Meth Use Leads Treatment Admissions


According to a new DASIS report, the use of meth leads substance abuse treatment admissions for the year 2005. The percentage of primary treatment admissions has more than doubled since 1995. Statistics compiled on the substance abuse admissions show that frequent meth abuse causes serious health consequences. The highly addictive drug, which affects the central nervous system with over-stimulation, has been linked to rapid or irregular heartbeat, extreme dental problems, mood swings and disturbances, impaired memory, Various psychiatric problems and more recently to diabetic complications and other organ function problems.

The report compares treatment admissions where meth is the primary drug, to other drug treatment admissions.

In 2005, there were 169,500 treatment admissions where meth was the primary drug. That equals 9 percent of all drug admissions. The admissions were mostly female and the criminal justice system was the principal source of referral.

To download the entire free report, go to: and click on Primary Methamphetamine/Amphetamine Admissions to Substance Abuse Treatment: 2005.

It's "Shake and Bake" all over again

Methods of making and consuming meth continue to evolve. Anyone over the age of 40 remembers those "Shake and Bake ...and I helped" commercials that appeared in the 60s and 70s. Well, in Morgan County, Ala., law enforcement officers recently busted four abusers using this method to produce meth.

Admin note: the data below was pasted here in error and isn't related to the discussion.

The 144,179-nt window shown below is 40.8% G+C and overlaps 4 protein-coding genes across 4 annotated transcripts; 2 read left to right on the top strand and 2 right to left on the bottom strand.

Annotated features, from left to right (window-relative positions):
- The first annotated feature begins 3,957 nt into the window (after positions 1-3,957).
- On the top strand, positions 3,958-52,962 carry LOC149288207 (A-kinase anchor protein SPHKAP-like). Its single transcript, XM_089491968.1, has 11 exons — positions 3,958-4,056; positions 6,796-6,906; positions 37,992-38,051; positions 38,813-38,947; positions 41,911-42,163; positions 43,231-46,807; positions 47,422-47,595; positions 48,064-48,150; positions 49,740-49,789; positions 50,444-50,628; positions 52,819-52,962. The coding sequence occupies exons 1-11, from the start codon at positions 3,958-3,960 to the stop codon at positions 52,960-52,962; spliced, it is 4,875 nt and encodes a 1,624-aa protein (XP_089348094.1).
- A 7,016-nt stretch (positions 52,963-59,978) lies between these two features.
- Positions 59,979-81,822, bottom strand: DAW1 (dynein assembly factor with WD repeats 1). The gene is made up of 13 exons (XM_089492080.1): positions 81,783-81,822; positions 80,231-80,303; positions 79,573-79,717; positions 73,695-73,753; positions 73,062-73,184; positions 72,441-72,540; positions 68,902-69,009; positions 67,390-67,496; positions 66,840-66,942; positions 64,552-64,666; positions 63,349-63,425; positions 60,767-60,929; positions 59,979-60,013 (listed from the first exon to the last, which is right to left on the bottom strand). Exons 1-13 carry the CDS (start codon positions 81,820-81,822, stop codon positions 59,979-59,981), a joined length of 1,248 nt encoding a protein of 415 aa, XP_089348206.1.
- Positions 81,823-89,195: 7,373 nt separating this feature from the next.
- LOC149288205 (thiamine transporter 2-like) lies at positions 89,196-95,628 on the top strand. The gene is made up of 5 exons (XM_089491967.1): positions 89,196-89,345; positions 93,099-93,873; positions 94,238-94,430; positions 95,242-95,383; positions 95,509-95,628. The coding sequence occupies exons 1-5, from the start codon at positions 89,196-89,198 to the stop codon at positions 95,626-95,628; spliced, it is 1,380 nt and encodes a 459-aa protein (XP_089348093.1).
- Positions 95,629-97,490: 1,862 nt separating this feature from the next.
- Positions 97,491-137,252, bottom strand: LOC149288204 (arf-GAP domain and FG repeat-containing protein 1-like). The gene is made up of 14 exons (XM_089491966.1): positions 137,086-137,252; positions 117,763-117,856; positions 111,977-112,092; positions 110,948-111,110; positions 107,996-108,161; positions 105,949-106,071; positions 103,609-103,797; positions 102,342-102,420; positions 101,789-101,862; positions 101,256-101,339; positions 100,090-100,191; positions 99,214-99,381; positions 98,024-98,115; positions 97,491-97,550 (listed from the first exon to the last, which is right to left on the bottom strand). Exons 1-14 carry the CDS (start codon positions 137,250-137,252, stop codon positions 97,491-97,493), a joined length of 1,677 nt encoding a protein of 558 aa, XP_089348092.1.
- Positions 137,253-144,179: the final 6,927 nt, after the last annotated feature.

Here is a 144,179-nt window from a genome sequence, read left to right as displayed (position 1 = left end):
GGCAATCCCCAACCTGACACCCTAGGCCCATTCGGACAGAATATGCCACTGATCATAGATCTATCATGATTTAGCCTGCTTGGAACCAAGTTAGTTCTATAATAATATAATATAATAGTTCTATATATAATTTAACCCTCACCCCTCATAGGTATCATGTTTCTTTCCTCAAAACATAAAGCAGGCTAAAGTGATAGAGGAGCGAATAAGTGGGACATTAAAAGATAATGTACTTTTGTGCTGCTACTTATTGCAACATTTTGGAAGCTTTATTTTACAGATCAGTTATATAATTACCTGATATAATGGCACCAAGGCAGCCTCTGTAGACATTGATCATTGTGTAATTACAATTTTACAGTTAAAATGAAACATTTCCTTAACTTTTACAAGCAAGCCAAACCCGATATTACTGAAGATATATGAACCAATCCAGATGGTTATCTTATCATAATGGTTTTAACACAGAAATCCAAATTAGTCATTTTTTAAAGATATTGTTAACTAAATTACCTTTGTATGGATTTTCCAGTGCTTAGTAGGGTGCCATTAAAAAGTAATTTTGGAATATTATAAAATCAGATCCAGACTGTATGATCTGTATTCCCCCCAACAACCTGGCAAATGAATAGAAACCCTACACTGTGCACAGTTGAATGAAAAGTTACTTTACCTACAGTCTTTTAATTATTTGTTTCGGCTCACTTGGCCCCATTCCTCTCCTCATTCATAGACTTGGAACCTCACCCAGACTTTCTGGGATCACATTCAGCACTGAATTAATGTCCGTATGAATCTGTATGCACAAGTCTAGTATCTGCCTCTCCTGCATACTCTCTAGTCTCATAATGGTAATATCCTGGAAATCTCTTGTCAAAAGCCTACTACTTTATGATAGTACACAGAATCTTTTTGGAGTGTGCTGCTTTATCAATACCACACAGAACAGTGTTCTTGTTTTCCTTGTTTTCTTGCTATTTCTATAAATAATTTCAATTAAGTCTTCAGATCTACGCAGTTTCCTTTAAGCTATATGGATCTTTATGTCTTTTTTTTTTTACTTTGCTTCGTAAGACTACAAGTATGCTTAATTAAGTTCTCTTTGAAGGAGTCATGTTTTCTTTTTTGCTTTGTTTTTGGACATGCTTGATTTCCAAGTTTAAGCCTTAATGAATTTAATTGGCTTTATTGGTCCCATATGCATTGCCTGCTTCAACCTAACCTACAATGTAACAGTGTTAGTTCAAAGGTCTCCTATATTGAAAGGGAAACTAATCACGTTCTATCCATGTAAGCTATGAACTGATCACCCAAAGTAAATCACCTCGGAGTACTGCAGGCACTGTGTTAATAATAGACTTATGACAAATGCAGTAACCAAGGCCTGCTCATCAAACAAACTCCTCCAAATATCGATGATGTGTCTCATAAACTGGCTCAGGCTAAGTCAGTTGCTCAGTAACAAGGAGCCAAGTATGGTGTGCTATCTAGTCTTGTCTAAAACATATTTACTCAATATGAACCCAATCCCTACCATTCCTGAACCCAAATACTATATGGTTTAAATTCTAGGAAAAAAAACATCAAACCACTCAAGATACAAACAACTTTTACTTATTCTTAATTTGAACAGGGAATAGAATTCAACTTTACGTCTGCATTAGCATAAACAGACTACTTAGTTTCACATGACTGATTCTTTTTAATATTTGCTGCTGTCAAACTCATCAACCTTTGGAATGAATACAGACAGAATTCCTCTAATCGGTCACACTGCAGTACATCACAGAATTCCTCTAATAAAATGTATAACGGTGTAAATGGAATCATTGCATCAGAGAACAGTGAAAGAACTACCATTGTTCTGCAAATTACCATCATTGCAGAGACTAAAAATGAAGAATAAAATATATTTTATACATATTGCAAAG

The standard meth ingredients are placed into a two-liter soda bottle, which is turned upside-down and shaken. This starts a chemical reaction that can cause the bottle to explode if it not handled carefully. The drug is apparently more concentrated in this form because it allows the user to stay ‘high' for 8, 10 or even 24 hours at a time; whereas the usual method of consumption allows for a ‘high' of an hour or maybe two at the most.

In the recent (March 3, 2008) Morgan County bust, drug agents found this form of meth in the vehicle. "If the subjects are driving high on meth and have an accident and no one releases the pressure off the bottle, you've got a time bomb just waiting to explode."

Should a passerby come upon this type of scene, "DON'T MOVE THE BOTTLE". Call the police to come handle the situation. This is dangerous stuff.

The above story appeared on WSFA Channel 12 News, an NBC affiliate out of Montgomery.


All Phoenix TV stations (and others across the state) will simulcast the program "Crystal Darkness" at 6:30 p.m., Tuesday April 15. This is a documentary about the devastating effects of meth as told by former addicts and their families and friends. The program lasts for a half hour.

For questions or more information on the Gila County Meth Coalition contact Chair Claudia DalMolin at the Gila County Sheriff's Office (928) 425-4440, Co-Chair Bianca DalMolin at (928) 701-1790, Facilitator Peggy Huggins at (928) 425-1887 or Media Liaison Lu DuBois at (928) 467-2515.

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